Gin trends: Think Gin debate discusses the future
In 2020, HMRC data from a recent Wine & Spirit Trade Association (WSTA) report showed that the number of UK gin distilleries grew by 124. This is the first time more than 100 were registered in a single year and today, there are over 560 distilleries in the country. Total gin sales at home and abroad now total over £3 billion. Sales of gin in UK shops even passed £1 billion for the very first time!
Despite these positive figures, growth in gin sales was actually slowing in retail pre-lockdown. Also, on-trade closures meant that total gin sales in the UK dropped. Nevertheless, the COVID-19 pandemic did result in increased online sales with more people drinking at home.
Sales to bounce back
The IWSR still predicts that gin consumption in UK will return to strong growth hitting over ten million cases by 2023, compared to six million consumed in 2018. Gin sales have also been an incredible showcase for premiumisation with consumers prepared to pay more, especially on craft and artisanal products. So now with pubs, bars and restaurants reopening, what can we expect going forward? Can on-trade gin sales bounce back strongly?
A recent Think Gin online debate discussed current and future trends and whether we are anywhere near peak gin? Rachel Hicks, co-owner of award-winning Sky Wave Gin, does not believe that the market has peaked yet. “People continue to be excited about experimentation in gin, including cask-aged expressions, for example“, she says.
The panellists noted how flavoured variants continued to drive strong growth through 2020. This came at the expense of more traditional unflavoured options. However, for the Wine & Spirit Education Trust (WSET)‘s Nicholas King, there is some encouragement for the sector here. “People have been talking about gin reaching a peak for a long time, but there’s no sign yet. If we take gin in a broad context, there is an endless potential for variation of spirit flavour.”
Sweet vs savoury gin flavours
Both Rachel and Nick see drier, savoury expressions with more sophisticated flavours as a key trend for premiumisation. “Pink and sweet gins – those that feel artificial in flavour – will probably pass fairly quickly“, says Nick. “I would like to see flavoured spirits going down the dry side as this gives more flexibility in how to use the product.”
However, they both acknowledge that while some consumers will try new flavours, many stay with sweeter styles because that’s what they like. Retailers will stock whatever gin styles suit their customer base and an independent stockist’s demographic is not as wide as that of the supermarkets.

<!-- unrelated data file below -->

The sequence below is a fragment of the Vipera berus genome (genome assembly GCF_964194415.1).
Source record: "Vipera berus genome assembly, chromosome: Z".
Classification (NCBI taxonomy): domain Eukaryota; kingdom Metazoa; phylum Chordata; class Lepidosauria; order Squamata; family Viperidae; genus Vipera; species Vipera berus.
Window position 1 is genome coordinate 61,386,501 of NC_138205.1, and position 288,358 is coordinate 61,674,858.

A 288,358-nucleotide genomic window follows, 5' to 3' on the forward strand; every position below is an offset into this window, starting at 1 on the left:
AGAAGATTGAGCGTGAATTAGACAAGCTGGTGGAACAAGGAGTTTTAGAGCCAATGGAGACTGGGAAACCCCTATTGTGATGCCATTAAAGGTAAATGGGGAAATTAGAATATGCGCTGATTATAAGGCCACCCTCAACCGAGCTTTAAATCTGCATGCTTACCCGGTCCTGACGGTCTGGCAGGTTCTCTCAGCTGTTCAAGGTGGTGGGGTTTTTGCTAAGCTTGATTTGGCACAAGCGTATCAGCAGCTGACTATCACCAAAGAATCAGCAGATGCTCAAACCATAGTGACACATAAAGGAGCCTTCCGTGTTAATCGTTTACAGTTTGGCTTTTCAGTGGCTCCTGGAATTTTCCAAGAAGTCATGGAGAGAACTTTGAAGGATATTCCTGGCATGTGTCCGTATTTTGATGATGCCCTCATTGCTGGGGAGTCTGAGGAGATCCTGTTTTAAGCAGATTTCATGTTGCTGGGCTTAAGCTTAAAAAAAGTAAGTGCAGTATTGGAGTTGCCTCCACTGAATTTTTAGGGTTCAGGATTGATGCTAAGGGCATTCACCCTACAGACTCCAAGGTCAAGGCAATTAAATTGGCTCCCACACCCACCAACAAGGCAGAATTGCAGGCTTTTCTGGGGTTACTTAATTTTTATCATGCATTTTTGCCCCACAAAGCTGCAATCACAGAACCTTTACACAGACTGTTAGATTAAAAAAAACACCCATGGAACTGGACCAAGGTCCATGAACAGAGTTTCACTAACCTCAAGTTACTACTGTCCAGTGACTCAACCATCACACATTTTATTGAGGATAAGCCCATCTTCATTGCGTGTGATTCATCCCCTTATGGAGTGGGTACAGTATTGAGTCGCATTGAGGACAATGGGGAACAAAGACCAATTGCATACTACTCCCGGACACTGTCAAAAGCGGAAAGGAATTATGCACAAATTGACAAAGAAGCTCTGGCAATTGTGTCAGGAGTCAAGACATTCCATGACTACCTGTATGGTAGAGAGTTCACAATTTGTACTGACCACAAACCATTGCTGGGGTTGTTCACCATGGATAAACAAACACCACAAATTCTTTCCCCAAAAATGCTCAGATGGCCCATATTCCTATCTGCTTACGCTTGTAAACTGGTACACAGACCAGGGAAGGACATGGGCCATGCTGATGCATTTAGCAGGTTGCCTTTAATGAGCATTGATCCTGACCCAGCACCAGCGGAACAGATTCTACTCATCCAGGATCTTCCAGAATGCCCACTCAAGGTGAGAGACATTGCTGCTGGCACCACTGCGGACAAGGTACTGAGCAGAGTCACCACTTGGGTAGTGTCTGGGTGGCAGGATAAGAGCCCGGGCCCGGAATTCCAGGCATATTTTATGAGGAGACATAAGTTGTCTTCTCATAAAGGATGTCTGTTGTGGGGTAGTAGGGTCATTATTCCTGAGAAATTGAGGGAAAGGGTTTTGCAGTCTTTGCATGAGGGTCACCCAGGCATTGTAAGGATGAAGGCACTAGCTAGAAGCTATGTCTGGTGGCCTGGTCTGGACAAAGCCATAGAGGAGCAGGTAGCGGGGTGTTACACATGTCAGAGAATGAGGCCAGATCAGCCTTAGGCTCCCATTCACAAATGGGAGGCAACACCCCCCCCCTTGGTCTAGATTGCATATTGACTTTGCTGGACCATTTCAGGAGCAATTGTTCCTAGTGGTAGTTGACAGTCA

What is craft gin?
Is there confusion over what craft gin actually means? “There’s no legal definition of craft“, says Rachel, “so it can be hijacked by anybody. It’s hard to define. People who buy a craft gin and put craft on the label are producing a gin that has love and devotion in it. They are devoted to the craft of creating it and have spent time doing so. They are personally involved in the production in some way … and have considered provenance and eco-credentials. It’s a product of labour and skill, not just of marketing.”
People are looking for more artisanal, local and sustainable products. Aljoscha Wright from The Oxford Wine Company has seen renewed interest in local gins: “People are showing they’re buying local within their county.” Nick believes that gin is uniquely positioned to pick up on this trend, using flavours from hedgerow foraging, for example. “Gin can give a genuine link to a location, so it’s crafted and local“, he explains.
Rachel also believes that it would be helpful for customers to know why they’re paying £30-£40 for a craft gin, when they can go to a supermarket and pay £18. Both she and Aljoscha feel that more clearly defined legal categories would help explain and justify prices. However, Nick sees no appetite among the big players to change legislation with gin now becoming a catch-all for flavoured spirit. “It’s been enough to say that gin must have a juniper-led flavour, so it’s never been challenged“, he adds. “The greatest misstep“, he continues, “is that flavoured neutral spirit – which is what gin is within the EU – has imploded and has zero credibility within the premium market. There’s so much potential for using flavours post-distillation of the base spirit that go well beyond juniper. We need a new, better term for flavoured spirits.”
What’s next in gin trends?
The panellists all saw sipping gins, including cask-age varieties, as a future trend. Food matching is another area yet to be properly explored and perhaps cocktails, increasingly coming to the table in venues, could take advantage of this. With innovation and experimentation continuing, batch cocktails could also become quite established as mixologists hit the bars again.
You can read further articles on gin on Ryebeck’s Industry Insight pages here.
Author: Robin Goldsmith of The Write Taste.